Art For Art Sake

17Nov18

Piccasso

I’m going to give up radio and become an international art thief.

Right now, I’m the Programme Director at Fix Radio in London. The radio station is in Bankside, not far from the Tate Modern. Every lunchtime this week, I’ve been going over there and looking at the art. I’ve started thinking about how hard it would be to steal one of the paintings.

I’ve looked around the back of a lot of them and can’t see wiring or anything that looks like an alarm. It’s also clear that they’re just hanging on the walls without anything securing them. There isn’t always a security person in every gallery, so if I time it right, it wouldn’t be that difficult to just lift a painting off the wall and have it away.

The major problem is getting it out of the building. None of the art is on the ground floor (level 1), the Tate Modern is a former power station, so it’s huge and the combined entrances/exits are a long way from the galleries. There are two security guards posted at each entrance/exit and they seem more interested in me when I’m on my way out than when I’m on my way in.

The rules say you’re not allowed to take in any bag that is, “larger than cabin bag size (55cm x 40cm x 20cm), sports or recreational equipment (musical instruments), large wheelie bags or boxes”, so keeping the painting hidden as I walk out past the guards is the real challenge.

As it’s going to take some time to get it out, it’s important to make sure no one realises it’s missing until I’m long gone, so I’ve chosen a relatively famous painting, one that I can buy a print of, the same size as the original. If no one notices me making the switch, it could take days before anyone realises the original has disappeared. The good news is, I can buy a high quality reproduction from the gift shop in the Turbine Hall on level 0.

The painting I’ve chosen is Picasso’s ‘Weeping Woman’, which is on level 2. I took a picture of it which you can see above. I also took my tape measure in yesterday and got all of the dimensions. The print I’ll need is 608mm x 500mm. Once I’ve bought the replica, I’ll take it to a framers with my photograph and get them to put it in an identical frame 847mm x 739mm x 86mm.

Now I need two accomplices, one to cause a diversion and the other to play the part of a person with a disability. I’ll get a wheelchair adapted so that there’s a compartment behind the seat, just the right size to slot the replica or the original painting in from the top. It’ll just look like a padded seat back to a security guard.

I’ll place the wheelchair, with Accomplice One on board, in front of the ‘Weeping Woman’, put the brake on and wait for Accomplice Two to “accidentally” knock over the awkward metal sculpture in the gallery next door. The people in the small gallery where the Picasso is hanging, and any security guards, will walk through to the other room to see what all the commotion is about. That’s when accomplice number one will get out of the wheelchair and take the ‘Weeping Woman’ off the wall. At the same time, I’ll pull the replica out from behind the seat and will have it hanging on the wall before Accomplice One slots the original into the back of the wheelchair.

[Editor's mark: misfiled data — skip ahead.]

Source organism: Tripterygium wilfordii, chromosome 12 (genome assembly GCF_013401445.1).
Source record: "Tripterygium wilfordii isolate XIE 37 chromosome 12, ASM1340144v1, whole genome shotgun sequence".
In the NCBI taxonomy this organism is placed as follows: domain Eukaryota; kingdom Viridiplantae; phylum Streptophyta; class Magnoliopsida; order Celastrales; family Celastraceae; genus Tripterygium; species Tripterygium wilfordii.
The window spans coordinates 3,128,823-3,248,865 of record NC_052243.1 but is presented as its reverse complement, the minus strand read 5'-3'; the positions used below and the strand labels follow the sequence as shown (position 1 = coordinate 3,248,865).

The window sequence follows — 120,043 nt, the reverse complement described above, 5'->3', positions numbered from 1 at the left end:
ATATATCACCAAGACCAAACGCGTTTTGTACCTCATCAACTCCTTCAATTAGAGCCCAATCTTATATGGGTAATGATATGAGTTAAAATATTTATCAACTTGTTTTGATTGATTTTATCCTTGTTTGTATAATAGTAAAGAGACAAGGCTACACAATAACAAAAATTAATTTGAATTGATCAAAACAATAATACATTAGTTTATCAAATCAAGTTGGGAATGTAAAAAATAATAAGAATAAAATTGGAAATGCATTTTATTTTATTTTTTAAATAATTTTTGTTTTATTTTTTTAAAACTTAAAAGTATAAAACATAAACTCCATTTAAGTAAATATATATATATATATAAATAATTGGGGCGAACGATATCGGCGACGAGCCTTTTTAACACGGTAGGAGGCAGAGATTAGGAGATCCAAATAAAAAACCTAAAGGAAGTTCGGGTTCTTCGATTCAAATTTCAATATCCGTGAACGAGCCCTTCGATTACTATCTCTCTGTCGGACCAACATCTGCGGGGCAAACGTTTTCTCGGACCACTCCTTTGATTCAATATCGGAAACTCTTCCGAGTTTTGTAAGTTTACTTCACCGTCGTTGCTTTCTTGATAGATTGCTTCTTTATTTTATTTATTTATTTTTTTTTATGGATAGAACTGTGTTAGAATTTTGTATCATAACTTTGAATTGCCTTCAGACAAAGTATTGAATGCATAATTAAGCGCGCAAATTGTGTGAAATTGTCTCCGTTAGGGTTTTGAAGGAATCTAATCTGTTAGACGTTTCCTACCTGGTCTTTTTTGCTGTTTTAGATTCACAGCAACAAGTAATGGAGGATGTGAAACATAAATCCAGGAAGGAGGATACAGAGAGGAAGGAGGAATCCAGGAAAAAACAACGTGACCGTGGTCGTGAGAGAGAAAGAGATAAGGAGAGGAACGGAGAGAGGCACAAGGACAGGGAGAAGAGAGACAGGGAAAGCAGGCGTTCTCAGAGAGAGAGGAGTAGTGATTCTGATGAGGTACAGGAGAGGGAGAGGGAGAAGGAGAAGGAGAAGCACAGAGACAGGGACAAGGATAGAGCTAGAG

Then I’ll just wheel accomplice number one and the painting to the lift, get out at level 1 and wheel both of them past the security guards at the nearest exit.

The really good news is I’m unlikely to get caught. According to Noah Charney, a scholar and author who’s published multiple books on art theft, “We’re very bad at catching art thieves, we have a very low recovery and prosecution rate: Something like 1.5 percent of cases of art theft see the art recovered and the criminal prosecuted.”

The only flaw in my plan to switch careers is, according to Charney in an article published at Insurancejournal.com, fine art theft is relatively easy but selling stolen art is almost impossible. He said, “People assume that they’ll find criminal art collectors when in fact, we have very few historical examples—maybe a dozen to 20 who fit the bill.” Hundreds of art objects are stolen every year, so those are bad odds.

For my new career to take off, I need to find a buyer in advance, so, wanna buy a Picasso?

Craic on!

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Listen to the latest Mack Nuggets at;
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One Response to “Art For Art Sake”

  1. 1 John Crouch

    I have six Picassos on my wall. 10x15mm prints which I snagged off the net. A far cheaper and less risky option than the one you propose. Another flaw in your master criminal career is that, having read your piece, the Tate Modern security guards will now be scrupulously searching every wheelchair in sight.


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